We love tech. We love trying new tech. We embrace it and experiment with it. That said, we let the project decide the technology and never the other way round.

The usual stuff


We used Java and PHP for many years. (Didn’t everyone?) At some point, we started our first Node project for full-stack development. We don’t know about you, but for Node, the speed of the Javascript runtime, coupled with the event-based parallelism makes it a very powerful server-side platform. This said, we use the very popular and flexible Express or more modern SailsJS to develop web applications. All in a day’s work.

Angular front-ends

After using JQuery and Dojo extensively for a decade, we gaped as Angular took us back to the old thick-client programming model. We worked our way through to the latest Angular versions, cursing as each release broke compatibility. We start with ready themes instead of building from the ground up. Today for all browser-based UI, it’s only Angular for us, no curves.

Hybrid mobile apps: Ionic

Do you really want to run two separate teams to develop two parallel versions of your mobile app for Android and iOS? Since 2012, we have tackled every nay-saying client who wanted to go native with their apps, and we’ve won fans for Ionic. Code once, run on both mobile platforms. Do everything a native app can do. If you know what you’re doing, Ionic is a promise delivered. We have moved out of native app development completely.

Java, Spring and SpringBoot

What do you do when you begin work on a microservices architecture for one of the biggest BFSI companies? You choose SpringBoot, given the large enterprise applications. With SpringBoot and Netflix’s microservices stack we could implement robust and flexible system architecture. SpringBoot and chill.


Yes, we do C too. Yes, in the midst of all this Ionic and Angular. IoT software development, high performance software product development, system daemons — they all need C. Our C programmers are a different breed from the web application teams, but they don’t want to do anything else. But then we like discussing pointer arithmetic and malloc() matching free().


If your database is architected the right way, PostgreSQL can be scaled to thousands of inserts per second, at billions of rows. It works well even on a single node with a modest amount of RAM. With HStore and JSONB, PostgreSQL can be used as a non-SQL database as well. GiN and GIST indexes are some of the most flexible index structure to have in an RDBMS. Little wonder, PostgreSQL has become our go-to database. We use it for typical web applications. We use PostgreSQL cluster for multiple TBs of data stores for financial data. We use it for storing and indexing geo-locations and for time series data for IoT as well. Quite a multi-tasker, this one.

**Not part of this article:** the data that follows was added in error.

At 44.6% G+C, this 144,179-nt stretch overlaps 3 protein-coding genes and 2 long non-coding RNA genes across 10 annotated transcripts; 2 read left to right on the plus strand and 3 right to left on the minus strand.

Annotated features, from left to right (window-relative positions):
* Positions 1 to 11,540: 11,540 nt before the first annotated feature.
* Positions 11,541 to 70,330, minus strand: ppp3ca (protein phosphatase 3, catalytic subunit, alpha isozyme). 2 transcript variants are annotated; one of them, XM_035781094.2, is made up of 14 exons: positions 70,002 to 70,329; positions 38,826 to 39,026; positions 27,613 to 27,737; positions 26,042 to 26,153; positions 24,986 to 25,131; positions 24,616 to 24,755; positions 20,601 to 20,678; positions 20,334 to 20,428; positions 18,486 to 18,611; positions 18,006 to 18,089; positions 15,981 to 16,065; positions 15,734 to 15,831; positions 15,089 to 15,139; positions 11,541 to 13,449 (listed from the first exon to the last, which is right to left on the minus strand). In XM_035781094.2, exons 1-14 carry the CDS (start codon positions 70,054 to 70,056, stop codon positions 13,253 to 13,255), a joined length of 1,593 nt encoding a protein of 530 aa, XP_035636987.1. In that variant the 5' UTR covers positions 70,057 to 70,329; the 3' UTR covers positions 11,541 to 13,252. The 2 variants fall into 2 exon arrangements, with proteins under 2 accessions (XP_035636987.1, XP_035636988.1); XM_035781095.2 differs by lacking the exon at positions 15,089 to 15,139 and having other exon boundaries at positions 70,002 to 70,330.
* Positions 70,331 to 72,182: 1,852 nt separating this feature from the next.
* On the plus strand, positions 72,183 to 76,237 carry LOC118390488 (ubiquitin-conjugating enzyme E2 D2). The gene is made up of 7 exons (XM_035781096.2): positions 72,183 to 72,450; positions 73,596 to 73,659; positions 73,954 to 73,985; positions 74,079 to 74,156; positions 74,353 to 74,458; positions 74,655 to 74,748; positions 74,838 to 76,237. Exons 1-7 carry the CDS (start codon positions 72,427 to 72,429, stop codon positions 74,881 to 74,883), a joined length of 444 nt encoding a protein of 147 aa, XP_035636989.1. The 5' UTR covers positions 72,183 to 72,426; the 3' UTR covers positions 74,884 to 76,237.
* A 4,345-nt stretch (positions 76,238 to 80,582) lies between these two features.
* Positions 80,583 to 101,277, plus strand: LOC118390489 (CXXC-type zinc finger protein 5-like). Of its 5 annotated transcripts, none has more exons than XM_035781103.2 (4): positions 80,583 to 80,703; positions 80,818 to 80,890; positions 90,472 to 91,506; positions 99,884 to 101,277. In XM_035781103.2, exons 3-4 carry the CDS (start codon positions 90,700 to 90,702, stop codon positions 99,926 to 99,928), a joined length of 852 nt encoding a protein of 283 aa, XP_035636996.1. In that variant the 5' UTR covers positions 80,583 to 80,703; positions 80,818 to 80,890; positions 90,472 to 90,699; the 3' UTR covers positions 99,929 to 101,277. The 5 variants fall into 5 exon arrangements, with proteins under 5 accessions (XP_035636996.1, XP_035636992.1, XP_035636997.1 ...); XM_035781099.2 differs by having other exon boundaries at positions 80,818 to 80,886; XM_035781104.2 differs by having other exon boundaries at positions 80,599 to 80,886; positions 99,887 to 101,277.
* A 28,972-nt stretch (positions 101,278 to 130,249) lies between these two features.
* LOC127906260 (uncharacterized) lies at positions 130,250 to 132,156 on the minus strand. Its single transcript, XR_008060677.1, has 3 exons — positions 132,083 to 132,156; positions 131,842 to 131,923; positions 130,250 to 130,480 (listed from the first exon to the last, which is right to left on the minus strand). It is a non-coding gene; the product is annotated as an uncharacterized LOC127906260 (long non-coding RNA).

The surprise packages

Non-SQL Databases

We have been using Solr since 2010 in production applications. We have also used MongoDB and CouchDB for specific situations. We have often used Berkeley DB instead of relational databases for large dataset problems.We have used the ELK stack to build a reusable solution for log aggregation, and have worked extensively to integrate ElasticSearch with business applications. Like we said, we’re always embracing tech.

Parallel processing

We regularly use parallel processing in the applications we design and build. This could be as simple as forking Unix processes to share the workload, or as sophisticated as PRISM. We have often used multi-threading in Java code. Our brains use this function while thinking of what to order for lunch too.

Distributed applications

We have built systems where components executed on separate servers and communicated among themselves. We have sometimes built our own simple message-based communication layer. We have worked with Java messaging implementations (ActiveMQ, Qpid) recently and MPI backbones for HPC clusters. Always on the ball.

Cloudy with a chance of meatballs

We have been using Amazon EC2/ EBS/ S3 since 2011 for production applications. More recently, we have set up systems on Azure, and designed systems integrated with Azure AD, Azure Database, and other awesome stuff. We’ve done 20 transactions/second on AWS instances with our own PostgreSQL instance. Twenty may not sound like much, but 20 per second is a very large number.